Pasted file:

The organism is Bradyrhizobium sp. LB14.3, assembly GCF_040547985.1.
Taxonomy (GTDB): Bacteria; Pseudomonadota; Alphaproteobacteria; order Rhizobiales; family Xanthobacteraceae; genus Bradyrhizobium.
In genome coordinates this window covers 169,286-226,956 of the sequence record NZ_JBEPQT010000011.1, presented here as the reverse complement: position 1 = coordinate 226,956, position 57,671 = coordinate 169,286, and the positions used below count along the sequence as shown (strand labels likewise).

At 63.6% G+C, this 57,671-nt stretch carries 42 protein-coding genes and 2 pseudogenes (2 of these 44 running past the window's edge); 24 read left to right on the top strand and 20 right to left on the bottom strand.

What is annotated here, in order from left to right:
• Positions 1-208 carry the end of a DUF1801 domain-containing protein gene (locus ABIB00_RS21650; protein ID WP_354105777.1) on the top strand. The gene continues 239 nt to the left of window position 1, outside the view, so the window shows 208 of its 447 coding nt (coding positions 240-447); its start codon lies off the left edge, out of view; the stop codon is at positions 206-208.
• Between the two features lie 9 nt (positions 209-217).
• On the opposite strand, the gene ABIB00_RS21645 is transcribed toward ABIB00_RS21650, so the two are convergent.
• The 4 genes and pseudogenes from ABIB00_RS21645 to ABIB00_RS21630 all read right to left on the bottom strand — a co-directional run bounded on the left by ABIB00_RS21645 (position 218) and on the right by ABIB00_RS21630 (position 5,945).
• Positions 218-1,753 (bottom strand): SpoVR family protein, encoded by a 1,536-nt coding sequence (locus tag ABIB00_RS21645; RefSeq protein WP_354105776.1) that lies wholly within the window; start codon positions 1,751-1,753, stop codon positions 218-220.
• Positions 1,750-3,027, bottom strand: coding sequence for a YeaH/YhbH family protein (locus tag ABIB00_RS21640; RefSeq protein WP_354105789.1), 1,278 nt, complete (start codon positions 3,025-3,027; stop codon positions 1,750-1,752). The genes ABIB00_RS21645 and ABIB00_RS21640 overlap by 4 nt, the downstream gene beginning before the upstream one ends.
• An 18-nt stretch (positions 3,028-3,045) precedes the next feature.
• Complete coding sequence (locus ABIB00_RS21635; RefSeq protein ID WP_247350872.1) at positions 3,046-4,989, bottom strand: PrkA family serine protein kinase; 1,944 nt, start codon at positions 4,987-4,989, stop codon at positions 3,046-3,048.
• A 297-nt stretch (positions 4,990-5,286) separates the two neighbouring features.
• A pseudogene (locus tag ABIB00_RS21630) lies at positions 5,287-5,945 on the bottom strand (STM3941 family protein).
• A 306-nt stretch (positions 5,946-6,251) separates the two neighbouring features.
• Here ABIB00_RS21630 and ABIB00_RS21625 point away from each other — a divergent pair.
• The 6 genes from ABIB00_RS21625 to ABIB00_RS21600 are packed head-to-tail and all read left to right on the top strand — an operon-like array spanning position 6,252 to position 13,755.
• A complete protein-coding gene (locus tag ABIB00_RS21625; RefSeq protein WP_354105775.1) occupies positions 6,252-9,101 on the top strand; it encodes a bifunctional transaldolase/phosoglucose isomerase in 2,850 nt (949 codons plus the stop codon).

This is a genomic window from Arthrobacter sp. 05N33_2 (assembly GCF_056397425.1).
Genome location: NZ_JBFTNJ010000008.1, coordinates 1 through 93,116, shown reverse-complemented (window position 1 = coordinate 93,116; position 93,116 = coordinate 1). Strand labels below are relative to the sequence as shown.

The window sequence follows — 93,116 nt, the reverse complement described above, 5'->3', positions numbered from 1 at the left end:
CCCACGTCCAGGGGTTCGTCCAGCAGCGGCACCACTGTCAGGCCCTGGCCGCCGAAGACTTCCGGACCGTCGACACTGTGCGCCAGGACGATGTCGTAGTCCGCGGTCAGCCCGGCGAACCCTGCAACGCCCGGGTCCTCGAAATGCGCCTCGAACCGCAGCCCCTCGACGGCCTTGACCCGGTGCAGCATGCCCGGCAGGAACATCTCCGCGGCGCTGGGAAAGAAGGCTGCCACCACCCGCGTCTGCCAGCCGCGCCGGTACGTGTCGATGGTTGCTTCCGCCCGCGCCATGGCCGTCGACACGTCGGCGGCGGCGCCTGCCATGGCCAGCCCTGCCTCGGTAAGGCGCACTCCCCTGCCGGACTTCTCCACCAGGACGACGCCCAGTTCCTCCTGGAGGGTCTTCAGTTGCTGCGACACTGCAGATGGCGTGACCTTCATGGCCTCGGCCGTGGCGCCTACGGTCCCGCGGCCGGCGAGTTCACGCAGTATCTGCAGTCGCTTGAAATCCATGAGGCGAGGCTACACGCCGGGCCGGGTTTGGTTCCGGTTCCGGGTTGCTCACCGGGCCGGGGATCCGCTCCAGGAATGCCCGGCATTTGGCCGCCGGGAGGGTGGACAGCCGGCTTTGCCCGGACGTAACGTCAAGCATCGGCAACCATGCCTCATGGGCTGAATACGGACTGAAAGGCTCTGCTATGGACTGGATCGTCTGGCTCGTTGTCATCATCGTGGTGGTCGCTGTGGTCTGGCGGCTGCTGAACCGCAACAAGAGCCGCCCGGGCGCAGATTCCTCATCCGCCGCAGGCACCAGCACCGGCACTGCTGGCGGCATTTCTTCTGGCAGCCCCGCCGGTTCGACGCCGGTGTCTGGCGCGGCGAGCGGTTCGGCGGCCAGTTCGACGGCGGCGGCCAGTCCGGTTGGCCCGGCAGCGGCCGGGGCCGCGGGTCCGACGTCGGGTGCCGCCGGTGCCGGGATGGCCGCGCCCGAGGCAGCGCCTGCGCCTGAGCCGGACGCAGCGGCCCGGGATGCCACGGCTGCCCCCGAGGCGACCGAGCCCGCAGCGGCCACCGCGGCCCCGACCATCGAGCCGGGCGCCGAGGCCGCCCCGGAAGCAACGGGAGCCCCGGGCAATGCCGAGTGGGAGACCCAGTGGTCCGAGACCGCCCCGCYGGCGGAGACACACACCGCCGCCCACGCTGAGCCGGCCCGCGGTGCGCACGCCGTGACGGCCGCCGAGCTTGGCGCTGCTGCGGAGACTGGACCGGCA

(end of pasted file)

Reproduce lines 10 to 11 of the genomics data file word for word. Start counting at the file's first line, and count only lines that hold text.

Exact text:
• Positions 218-1,753 (bottom strand): SpoVR family protein, encoded by a 1,536-nt coding sequence (locus tag ABIB00_RS21645; RefSeq protein WP_354105776.1) that lies wholly within the window; start codon positions 1,751-1,753, stop codon positions 218-220.
• Positions 1,750-3,027, bottom strand: coding sequence for a YeaH/YhbH family protein (locus tag ABIB00_RS21640; RefSeq protein WP_354105789.1), 1,278 nt, complete (start codon positions 3,025-3,027; stop codon positions 1,750-1,752). The genes ABIB00_RS21645 and ABIB00_RS21640 overlap by 4 nt, the downstream gene beginning before the upstream one ends.